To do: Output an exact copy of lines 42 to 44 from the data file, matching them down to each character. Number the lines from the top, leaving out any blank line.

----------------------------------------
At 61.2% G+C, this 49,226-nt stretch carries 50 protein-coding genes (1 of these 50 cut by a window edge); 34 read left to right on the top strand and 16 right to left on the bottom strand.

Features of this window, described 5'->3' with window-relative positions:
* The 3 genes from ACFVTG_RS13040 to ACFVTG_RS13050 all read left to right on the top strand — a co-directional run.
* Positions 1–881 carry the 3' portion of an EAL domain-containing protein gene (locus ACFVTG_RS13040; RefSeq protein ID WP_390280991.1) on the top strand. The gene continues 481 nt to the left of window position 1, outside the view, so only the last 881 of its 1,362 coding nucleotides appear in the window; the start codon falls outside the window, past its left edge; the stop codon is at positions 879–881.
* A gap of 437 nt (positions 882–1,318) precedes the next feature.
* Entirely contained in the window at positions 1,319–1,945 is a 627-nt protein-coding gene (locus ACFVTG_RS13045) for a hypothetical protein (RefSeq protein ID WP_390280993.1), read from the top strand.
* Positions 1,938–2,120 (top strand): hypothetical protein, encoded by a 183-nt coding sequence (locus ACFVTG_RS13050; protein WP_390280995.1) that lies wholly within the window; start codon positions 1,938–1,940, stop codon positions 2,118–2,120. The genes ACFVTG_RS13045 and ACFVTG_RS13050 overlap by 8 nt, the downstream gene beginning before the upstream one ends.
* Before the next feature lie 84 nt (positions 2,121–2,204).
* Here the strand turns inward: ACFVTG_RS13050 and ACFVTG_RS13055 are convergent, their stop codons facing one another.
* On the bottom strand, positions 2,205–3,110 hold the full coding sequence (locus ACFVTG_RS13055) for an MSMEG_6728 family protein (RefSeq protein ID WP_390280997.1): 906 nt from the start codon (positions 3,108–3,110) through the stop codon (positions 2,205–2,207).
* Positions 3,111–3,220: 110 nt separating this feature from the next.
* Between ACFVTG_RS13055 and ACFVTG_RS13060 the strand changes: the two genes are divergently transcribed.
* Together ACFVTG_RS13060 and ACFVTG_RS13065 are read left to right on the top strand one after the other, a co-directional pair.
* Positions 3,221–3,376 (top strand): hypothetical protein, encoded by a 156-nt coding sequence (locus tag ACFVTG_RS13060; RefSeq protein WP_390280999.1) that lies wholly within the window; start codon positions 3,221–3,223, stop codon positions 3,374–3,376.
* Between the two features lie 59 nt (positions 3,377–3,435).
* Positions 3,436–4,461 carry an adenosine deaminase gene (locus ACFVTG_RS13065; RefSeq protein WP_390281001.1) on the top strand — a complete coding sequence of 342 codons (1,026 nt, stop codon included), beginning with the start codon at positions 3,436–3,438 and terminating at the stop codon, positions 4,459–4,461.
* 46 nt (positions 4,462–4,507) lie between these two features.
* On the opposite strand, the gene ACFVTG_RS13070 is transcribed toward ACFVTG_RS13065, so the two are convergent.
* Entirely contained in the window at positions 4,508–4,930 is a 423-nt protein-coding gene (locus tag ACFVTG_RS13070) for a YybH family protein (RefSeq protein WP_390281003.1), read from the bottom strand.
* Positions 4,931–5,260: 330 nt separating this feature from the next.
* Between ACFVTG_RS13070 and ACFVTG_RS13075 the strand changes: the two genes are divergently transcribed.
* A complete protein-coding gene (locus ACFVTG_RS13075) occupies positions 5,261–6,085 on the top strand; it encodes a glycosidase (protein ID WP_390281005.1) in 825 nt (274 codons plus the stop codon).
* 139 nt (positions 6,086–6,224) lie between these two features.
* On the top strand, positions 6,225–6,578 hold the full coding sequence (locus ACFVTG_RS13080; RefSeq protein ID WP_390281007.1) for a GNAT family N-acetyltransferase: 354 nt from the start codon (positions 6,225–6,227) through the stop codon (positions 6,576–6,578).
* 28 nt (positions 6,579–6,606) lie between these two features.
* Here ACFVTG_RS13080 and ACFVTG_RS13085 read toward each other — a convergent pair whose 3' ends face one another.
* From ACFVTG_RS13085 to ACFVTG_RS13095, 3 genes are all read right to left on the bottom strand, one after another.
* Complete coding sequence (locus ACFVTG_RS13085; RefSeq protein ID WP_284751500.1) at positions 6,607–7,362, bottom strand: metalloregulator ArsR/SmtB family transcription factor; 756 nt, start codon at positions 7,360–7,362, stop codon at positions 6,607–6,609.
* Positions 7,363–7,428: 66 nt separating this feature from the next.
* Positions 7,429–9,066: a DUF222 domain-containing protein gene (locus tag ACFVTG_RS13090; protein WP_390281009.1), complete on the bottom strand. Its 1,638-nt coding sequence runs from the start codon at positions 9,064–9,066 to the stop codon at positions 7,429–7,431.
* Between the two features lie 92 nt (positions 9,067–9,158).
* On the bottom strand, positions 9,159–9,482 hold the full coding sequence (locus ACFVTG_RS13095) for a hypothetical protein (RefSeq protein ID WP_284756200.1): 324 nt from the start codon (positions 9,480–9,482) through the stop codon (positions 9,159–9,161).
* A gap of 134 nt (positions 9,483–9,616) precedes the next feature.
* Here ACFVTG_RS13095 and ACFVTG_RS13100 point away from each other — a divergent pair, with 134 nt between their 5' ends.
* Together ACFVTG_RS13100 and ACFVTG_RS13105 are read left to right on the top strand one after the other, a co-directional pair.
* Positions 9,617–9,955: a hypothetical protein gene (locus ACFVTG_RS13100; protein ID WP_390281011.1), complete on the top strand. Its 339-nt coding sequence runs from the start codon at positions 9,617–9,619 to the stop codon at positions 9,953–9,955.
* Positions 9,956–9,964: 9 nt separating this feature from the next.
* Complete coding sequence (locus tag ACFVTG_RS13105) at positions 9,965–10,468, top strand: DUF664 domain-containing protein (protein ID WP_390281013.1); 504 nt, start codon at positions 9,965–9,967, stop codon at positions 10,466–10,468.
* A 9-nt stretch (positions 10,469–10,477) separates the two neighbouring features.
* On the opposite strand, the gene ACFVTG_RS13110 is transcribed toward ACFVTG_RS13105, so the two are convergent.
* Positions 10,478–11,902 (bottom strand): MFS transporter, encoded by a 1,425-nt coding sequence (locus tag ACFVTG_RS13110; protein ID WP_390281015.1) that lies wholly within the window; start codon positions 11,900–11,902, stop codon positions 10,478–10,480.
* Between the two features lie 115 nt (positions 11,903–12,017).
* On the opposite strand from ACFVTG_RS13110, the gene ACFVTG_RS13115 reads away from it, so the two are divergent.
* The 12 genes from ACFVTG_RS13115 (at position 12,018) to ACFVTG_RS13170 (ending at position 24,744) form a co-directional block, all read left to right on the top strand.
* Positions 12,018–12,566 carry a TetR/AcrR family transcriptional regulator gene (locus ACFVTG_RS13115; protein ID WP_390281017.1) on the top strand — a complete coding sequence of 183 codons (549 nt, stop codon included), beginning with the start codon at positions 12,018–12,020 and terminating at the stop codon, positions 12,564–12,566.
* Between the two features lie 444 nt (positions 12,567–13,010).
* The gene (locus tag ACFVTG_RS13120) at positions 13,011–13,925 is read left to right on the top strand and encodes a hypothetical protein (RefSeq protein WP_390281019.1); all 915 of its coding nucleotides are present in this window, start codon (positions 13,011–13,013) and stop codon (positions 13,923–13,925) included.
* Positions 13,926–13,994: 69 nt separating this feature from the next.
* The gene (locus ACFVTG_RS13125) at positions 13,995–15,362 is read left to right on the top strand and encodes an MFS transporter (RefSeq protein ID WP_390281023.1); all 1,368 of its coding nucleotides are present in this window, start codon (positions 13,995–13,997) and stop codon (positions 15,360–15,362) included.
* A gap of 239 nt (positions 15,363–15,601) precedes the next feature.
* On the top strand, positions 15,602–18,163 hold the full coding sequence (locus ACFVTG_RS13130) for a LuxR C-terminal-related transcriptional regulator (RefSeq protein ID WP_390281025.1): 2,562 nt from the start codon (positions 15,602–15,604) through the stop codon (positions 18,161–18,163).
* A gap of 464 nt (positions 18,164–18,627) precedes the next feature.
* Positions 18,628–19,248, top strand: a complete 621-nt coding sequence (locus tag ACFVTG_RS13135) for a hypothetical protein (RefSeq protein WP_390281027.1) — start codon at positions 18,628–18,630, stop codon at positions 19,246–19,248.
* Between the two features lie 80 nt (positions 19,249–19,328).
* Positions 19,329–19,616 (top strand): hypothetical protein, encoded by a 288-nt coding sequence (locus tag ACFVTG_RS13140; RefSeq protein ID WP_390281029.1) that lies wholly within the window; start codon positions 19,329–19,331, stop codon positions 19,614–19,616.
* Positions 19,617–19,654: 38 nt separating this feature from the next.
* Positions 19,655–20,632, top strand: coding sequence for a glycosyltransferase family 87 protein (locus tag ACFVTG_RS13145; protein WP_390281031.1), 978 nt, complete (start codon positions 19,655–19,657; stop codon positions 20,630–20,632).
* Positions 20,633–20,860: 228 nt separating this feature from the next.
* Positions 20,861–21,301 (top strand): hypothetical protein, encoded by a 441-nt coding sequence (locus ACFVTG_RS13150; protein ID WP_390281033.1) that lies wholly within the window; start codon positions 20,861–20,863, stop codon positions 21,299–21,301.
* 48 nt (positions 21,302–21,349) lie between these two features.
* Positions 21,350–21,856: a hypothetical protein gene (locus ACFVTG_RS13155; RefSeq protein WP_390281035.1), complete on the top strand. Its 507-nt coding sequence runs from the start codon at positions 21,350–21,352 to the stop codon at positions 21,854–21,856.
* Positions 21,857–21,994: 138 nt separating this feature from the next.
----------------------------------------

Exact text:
* Between the two features lie 115 nt (positions 11,903–12,017).
* On the opposite strand from ACFVTG_RS13110, the gene ACFVTG_RS13115 reads away from it, so the two are divergent.
* The 12 genes from ACFVTG_RS13115 (at position 12,018) to ACFVTG_RS13170 (ending at position 24,744) form a co-directional block, all read left to right on the top strand.